Umstattd Hall | Zimmermann Symphony Center
2331 17th St. NW
Canton, OH 44708
$10 / $25 / $37 / $50
All tickets, excluding children and students, are subject to a $2 processing fee.
Student Tickets (18+ with ID): FREE
Children 17 and under: FREE
Veterans, First Responders, Healthcare Workers, & Educators: 20% off
SNAP & Medicaid Recipients: 20% off
* Children’s and Student tickets available over the phone or at the box office day of show with ID*
Box Office: 330-452-2094
This concert will be conducted by CSO Music Director Designate, Matthew Jenkins Jaroszewicz.
The Canton Symphony is humbled and honored to welcome revered, world-renowned pianist Garrick Ohlsson to Umstattd Hall. Ohlsson will perform Rachmaninoff’s Third Piano Concerto, a true tour de force for the soloist and attempted by only the most virtuosic of performers. The music of 19th century French, female composer Louise Farrenc makes its first appearance in Canton with her Overture No. 2. The concert is rounded out by the Fourth Symphony of Robert Schumann, which was composed towards the end of his life as his mental fortitude declined, giving a window into a genius’ suffering soul.
This concert will likely sell out. Reserve your seats as soon as possible.
There will be a pre-concert lecture prior to this concert at 6:30pm in Foundation Hall. This lecture will focus primarily on Rachmaninov’s “Piano Concerto No. 3.”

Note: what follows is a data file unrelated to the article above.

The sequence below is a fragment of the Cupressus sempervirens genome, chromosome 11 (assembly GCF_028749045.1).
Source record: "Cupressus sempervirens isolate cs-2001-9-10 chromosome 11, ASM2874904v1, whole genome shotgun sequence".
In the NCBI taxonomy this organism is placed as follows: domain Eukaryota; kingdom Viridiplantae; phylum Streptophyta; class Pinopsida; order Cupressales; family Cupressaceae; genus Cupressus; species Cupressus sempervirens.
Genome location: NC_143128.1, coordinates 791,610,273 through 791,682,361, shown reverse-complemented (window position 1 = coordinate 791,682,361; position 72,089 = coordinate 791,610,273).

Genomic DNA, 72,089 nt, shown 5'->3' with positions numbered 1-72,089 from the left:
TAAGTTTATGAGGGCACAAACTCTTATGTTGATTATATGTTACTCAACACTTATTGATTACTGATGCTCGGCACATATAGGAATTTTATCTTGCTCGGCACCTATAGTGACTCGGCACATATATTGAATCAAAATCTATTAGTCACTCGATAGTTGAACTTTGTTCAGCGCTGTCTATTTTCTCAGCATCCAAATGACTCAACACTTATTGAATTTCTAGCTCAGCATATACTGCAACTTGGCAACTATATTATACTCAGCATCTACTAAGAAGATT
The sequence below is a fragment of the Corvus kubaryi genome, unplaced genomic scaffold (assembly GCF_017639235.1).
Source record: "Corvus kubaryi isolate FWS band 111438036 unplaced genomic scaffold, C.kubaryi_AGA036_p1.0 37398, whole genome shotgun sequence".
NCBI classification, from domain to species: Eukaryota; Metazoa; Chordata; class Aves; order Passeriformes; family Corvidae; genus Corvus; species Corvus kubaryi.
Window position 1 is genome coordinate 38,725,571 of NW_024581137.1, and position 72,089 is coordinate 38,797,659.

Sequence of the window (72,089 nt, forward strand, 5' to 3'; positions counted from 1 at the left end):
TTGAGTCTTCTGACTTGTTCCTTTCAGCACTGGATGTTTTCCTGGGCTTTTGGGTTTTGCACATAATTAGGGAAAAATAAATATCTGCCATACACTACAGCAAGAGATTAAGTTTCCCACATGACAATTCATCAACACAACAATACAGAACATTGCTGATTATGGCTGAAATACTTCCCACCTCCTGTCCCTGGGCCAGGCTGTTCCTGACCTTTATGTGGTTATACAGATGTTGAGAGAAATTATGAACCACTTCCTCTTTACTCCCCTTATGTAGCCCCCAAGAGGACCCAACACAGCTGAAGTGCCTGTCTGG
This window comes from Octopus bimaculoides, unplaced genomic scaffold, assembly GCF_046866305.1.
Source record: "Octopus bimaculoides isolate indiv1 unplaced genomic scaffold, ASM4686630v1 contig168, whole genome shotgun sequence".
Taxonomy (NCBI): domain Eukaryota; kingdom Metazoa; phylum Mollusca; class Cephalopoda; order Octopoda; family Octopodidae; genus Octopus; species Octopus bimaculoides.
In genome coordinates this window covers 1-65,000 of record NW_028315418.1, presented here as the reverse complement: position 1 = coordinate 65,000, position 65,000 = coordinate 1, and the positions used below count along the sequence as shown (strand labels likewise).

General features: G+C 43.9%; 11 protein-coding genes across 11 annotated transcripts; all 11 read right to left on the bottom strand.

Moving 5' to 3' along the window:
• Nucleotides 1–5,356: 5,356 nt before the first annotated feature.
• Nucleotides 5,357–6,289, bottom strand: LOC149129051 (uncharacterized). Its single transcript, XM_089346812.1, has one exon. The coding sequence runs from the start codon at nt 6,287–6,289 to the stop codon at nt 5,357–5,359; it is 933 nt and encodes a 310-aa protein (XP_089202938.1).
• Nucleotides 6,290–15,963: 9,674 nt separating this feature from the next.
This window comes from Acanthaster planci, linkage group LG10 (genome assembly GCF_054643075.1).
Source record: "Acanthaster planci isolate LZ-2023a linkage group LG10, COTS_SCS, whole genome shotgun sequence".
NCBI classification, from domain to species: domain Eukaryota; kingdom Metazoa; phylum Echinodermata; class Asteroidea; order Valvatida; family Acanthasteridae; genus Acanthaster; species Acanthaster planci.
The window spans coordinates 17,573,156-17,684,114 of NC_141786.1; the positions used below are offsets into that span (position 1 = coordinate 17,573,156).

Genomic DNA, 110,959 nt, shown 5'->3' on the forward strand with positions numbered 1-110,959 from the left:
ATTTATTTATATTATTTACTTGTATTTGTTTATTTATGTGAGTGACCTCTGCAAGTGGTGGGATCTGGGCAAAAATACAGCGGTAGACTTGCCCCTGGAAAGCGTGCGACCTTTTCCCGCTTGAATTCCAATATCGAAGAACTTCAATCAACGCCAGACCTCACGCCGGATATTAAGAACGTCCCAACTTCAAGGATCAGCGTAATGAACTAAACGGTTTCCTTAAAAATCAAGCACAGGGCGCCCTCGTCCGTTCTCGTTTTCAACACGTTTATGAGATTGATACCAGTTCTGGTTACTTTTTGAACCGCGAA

Since his triumph as winner of the 1970 Chopin International Piano Competition, pianist Garrick Ohlsson has established himself worldwide as a musician of magisterial interpretive and technical prowess. Although long regarded as one of the world’s leading exponents of the music of Frédéric Chopin, Mr. Ohlsson commands an enormous repertoire, which ranges over the entire piano literature.
A student of the late Claudio Arrau, Mr. Ohlsson has come to be noted for his masterly performances of the works of Mozart, Beethoven and Schubert, as well as the Romantic repertoire. To date he has at his command more than 80 concertos, ranging from Haydn and Mozart to works of the 21st century, many commissioned for him. In 2018/19 season he launched an ambitious project spread over multiple seasons exploring the complete solo piano works of Brahms in four programs to be heard in New York, San Francisco, Montreal, Los Angeles, London and a number of cities across North America.
Louise Farrenc’s Symphony No. 3 premiered on a program alongside Beethoven’s Fifth Symphony at the Société des concerts du Conservatoire de Paris. It was 1849, and she was a piano professor in her mid-40s at the Paris Conservatoire. Her symphony’s premiere was notable not only because it was a work by a female composer, but also because French audiences at the time were more interested in opera and chamber music than in orchestra concerts. Even when it did come to orchestral music, homegrown French composers were less highly regarded in Paris than their German counterparts. So for Farrenc to be presented on a concert alongside Beethoven was a sign of real esteem, and for the Conservatoire orchestra, the press noted it was “an exception to their hallowed practice.”